On January 24, I posted about the fun times I was having with my new medical insurer regarding medication coverage. The good times continue, and I continue to learn....
First the good news! After my opthalmologist re-sent the prior authorization application for Restasis
I thought I'd covered all the bases after my experience with the Restasis. I had called to ask about my other medications to make sure the questions I had were answered. One, B12 injections, had been a question mark. First I was told I'd need a prior authorization for it because I did the injections myself which saves money -- I don't need to trek to my doctor's every 3 weeks for the injection. I've done these injections myself for the past nine years. I called my doctor and let them know I needed a prior authorization. A day or two later, they called me to say my insurer had told them that the B12 did NOT need a prior authorization. It would be covered without it. Huh?! OK.
This past Monday, I called in two refills: one for a medication that was on my insurer's formulary and the B12. Yesterday, I was dealing with a flare of chronic illness and wasn't well. I didn't check e-mail until late afternoon. Walgreens had sent me an e-mail informing me my refills were ready to pick up and both cost the full retail amount. Huh?! What is going on with this medical insurer?
I called my insurer, requesting the reason these two medications weren't covered, apparently. One was on their formulary, the other I'd been assured would be covered. During this first call, we went through different possibilities as the customer rep waited for another department to call her. The rep thought it might be a problem with the pharmacy's running the refills through insurance. We decided that I'd call Walgreens and ask what they'd been doing.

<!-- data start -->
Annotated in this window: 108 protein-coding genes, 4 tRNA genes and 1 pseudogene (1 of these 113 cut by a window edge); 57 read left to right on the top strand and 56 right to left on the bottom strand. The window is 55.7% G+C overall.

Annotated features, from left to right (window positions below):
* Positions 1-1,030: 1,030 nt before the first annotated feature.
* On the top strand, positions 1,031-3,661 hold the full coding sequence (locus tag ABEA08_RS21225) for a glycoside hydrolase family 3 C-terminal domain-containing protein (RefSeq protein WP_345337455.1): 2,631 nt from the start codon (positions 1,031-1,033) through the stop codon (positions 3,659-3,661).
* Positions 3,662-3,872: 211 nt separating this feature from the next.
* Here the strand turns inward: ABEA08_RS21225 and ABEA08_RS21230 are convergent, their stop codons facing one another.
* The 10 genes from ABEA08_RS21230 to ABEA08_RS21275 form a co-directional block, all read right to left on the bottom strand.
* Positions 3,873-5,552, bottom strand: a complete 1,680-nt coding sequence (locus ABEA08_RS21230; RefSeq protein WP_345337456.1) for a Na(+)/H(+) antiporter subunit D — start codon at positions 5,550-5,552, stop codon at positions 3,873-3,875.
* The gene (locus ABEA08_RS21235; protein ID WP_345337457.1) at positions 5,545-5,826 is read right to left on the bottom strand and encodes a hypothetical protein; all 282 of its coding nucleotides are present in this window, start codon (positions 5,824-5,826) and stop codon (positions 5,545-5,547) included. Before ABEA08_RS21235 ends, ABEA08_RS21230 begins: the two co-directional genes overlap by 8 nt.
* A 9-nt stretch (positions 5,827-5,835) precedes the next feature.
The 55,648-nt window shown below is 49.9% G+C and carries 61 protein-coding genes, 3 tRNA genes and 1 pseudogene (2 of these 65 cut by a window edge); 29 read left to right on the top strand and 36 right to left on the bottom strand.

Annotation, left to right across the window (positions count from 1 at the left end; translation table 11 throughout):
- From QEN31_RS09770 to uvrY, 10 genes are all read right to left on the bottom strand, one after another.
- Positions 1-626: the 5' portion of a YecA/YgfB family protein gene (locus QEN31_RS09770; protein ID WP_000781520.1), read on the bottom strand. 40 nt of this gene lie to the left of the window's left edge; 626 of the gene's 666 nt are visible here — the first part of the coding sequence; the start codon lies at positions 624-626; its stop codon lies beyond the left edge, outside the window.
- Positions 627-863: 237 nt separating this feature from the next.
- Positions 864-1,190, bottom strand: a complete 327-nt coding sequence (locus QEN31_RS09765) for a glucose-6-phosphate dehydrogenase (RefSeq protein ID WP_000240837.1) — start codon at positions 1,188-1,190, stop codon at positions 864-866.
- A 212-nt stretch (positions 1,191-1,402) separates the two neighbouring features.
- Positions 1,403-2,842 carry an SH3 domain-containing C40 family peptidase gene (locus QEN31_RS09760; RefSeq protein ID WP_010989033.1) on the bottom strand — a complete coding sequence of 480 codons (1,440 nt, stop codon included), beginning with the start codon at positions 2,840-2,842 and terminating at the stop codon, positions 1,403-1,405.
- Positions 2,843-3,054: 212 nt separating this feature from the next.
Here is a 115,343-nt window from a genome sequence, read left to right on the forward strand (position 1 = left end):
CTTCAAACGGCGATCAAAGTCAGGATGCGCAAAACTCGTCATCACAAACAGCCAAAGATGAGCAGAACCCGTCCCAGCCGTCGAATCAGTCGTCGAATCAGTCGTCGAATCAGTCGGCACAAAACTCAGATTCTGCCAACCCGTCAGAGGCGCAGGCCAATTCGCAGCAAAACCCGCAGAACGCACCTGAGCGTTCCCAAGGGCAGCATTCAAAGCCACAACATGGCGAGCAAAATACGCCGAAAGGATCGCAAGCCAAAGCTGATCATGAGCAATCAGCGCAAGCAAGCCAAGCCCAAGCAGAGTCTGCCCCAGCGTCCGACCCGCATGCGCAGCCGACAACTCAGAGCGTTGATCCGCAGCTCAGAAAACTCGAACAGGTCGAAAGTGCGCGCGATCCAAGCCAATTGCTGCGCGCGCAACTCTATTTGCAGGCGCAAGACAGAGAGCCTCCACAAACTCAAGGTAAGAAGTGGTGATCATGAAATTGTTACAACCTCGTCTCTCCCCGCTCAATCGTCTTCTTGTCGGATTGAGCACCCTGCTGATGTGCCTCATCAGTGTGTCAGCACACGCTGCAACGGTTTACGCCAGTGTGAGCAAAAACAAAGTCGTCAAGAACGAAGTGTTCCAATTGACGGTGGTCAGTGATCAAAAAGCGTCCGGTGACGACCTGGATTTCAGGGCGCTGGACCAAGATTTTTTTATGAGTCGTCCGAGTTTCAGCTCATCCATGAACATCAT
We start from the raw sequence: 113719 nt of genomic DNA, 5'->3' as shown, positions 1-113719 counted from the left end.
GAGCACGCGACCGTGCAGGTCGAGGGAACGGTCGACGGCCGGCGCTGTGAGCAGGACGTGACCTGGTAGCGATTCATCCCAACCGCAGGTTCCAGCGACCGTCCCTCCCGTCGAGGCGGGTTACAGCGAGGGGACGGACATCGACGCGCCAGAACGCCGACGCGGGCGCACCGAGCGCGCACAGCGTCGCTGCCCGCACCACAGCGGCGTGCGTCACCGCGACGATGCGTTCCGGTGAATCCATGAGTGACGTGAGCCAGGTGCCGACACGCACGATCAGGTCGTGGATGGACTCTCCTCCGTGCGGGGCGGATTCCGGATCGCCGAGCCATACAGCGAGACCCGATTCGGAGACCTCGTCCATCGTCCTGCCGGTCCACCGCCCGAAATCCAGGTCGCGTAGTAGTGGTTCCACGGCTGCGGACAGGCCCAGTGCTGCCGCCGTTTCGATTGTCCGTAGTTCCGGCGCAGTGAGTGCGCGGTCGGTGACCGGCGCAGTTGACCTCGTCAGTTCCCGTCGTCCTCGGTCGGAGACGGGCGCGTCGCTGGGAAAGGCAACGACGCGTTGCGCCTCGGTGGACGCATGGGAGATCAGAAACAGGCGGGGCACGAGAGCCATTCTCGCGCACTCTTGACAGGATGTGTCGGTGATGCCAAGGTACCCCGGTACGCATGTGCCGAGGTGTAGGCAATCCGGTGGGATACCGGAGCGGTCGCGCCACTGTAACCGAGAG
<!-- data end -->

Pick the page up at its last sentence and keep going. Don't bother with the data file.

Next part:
So, I returned to my insurer. I called them again to nail down what the issue was with the B12. The "department that handles claim rejections" still wasn't answering their phones, so the customer rep said she'd call me when she finally heard from them. About an hour later, she called. The rejection reason was "prior authorization only for one day." What?! So the claim had been rejected. Now, my insurer had extended the authorization period. How long? The rep had to check, but she returned with the news that it was for one year. OK. To be clear, I asked her if this "authorization" was a prior authorization. Yes. So, the B12 had needed a prior authorization after all. Good grief. At least my B12 is covered, as it should be.
I have now been through one cycle of refills of the medication I take regularly. Other medications for psoriasis last considerably longer and I refill them about once a year (saving a considerable amount). I am the type of patient that looks for ways to save money for myself and for my insurer. The issues I've had with my new insurer have concerned primarily communication problems. My insurer could improve its communication with its customers regarding its drug coverage policies, its formulary, and follow-through with its customers. I've learned that being persistent and patient will pay off. I've also learned that I'm in a much different insurance world now and I must be even more vigilant about costs and coverage. But I've also learned that my new insurer can grant prior authorizations without an application which I find extremely interesting....